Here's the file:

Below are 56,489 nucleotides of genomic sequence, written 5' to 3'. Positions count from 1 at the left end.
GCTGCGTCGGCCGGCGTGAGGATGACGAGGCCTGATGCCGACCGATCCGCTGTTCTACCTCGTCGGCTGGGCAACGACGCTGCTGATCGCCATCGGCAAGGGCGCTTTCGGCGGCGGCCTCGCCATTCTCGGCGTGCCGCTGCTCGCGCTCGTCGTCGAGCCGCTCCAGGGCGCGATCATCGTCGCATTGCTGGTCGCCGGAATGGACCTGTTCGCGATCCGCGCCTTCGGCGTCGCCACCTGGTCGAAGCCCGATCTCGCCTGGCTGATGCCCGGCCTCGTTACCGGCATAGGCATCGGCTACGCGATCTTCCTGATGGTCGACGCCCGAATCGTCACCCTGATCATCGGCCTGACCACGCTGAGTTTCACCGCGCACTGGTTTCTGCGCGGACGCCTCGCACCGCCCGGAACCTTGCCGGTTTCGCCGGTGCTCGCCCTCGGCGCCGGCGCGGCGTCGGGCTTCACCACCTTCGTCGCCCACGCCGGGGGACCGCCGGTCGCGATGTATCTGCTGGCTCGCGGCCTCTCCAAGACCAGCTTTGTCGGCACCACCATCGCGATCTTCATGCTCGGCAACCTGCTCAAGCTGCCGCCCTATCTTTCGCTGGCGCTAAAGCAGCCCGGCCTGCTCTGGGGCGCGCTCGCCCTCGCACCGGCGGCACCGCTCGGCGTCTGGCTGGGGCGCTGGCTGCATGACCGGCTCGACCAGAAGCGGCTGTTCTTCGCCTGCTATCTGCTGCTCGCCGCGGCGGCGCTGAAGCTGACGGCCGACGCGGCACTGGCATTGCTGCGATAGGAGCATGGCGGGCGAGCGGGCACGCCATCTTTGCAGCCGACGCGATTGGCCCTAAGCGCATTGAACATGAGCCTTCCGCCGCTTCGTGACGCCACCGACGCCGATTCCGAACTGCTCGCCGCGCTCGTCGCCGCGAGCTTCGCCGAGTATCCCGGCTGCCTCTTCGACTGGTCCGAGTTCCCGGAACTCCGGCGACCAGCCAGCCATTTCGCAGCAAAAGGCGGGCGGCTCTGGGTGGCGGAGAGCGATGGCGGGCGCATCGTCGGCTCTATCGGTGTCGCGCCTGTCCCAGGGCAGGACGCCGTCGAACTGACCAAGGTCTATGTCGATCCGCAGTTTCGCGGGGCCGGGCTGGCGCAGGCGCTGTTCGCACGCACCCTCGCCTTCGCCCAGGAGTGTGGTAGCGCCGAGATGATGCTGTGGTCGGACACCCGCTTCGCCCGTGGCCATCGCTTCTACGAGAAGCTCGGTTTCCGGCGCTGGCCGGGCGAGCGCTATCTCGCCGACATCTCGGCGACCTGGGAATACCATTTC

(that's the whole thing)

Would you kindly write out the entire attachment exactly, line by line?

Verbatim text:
Below are 56,489 nucleotides of genomic sequence, written 5' to 3'. Positions count from 1 at the left end.
GCTGCGTCGGCCGGCGTGAGGATGACGAGGCCTGATGCCGACCGATCCGCTGTTCTACCTCGTCGGCTGGGCAACGACGCTGCTGATCGCCATCGGCAAGGGCGCTTTCGGCGGCGGCCTCGCCATTCTCGGCGTGCCGCTGCTCGCGCTCGTCGTCGAGCCGCTCCAGGGCGCGATCATCGTCGCATTGCTGGTCGCCGGAATGGACCTGTTCGCGATCCGCGCCTTCGGCGTCGCCACCTGGTCGAAGCCCGATCTCGCCTGGCTGATGCCCGGCCTCGTTACCGGCATAGGCATCGGCTACGCGATCTTCCTGATGGTCGACGCCCGAATCGTCACCCTGATCATCGGCCTGACCACGCTGAGTTTCACCGCGCACTGGTTTCTGCGCGGACGCCTCGCACCGCCCGGAACCTTGCCGGTTTCGCCGGTGCTCGCCCTCGGCGCCGGCGCGGCGTCGGGCTTCACCACCTTCGTCGCCCACGCCGGGGGACCGCCGGTCGCGATGTATCTGCTGGCTCGCGGCCTCTCCAAGACCAGCTTTGTCGGCACCACCATCGCGATCTTCATGCTCGGCAACCTGCTCAAGCTGCCGCCCTATCTTTCGCTGGCGCTAAAGCAGCCCGGCCTGCTCTGGGGCGCGCTCGCCCTCGCACCGGCGGCACCGCTCGGCGTCTGGCTGGGGCGCTGGCTGCATGACCGGCTCGACCAGAAGCGGCTGTTCTTCGCCTGCTATCTGCTGCTCGCCGCGGCGGCGCTGAAGCTGACGGCCGACGCGGCACTGGCATTGCTGCGATAGGAGCATGGCGGGCGAGCGGGCACGCCATCTTTGCAGCCGACGCGATTGGCCCTAAGCGCATTGAACATGAGCCTTCCGCCGCTTCGTGACGCCACCGACGCCGATTCCGAACTGCTCGCCGCGCTCGTCGCCGCGAGCTTCGCCGAGTATCCCGGCTGCCTCTTCGACTGGTCCGAGTTCCCGGAACTCCGGCGACCAGCCAGCCATTTCGCAGCAAAAGGCGGGCGGCTCTGGGTGGCGGAGAGCGATGGCGGGCGCATCGTCGGCTCTATCGGTGTCGCGCCTGTCCCAGGGCAGGACGCCGTCGAACTGACCAAGGTCTATGTCGATCCGCAGTTTCGCGGGGCCGGGCTGGCGCAGGCGCTGTTCGCACGCACCCTCGCCTTCGCCCAGGAGTGTGGTAGCGCCGAGATGATGCTGTGGTCGGACACCCGCTTCGCCCGTGGCCATCGCTTCTACGAGAAGCTCGGTTTCCGGCGCTGGCCGGGCGAGCGCTATCTCGCCGACATCTCGGCGACCTGGGAATACCATTTC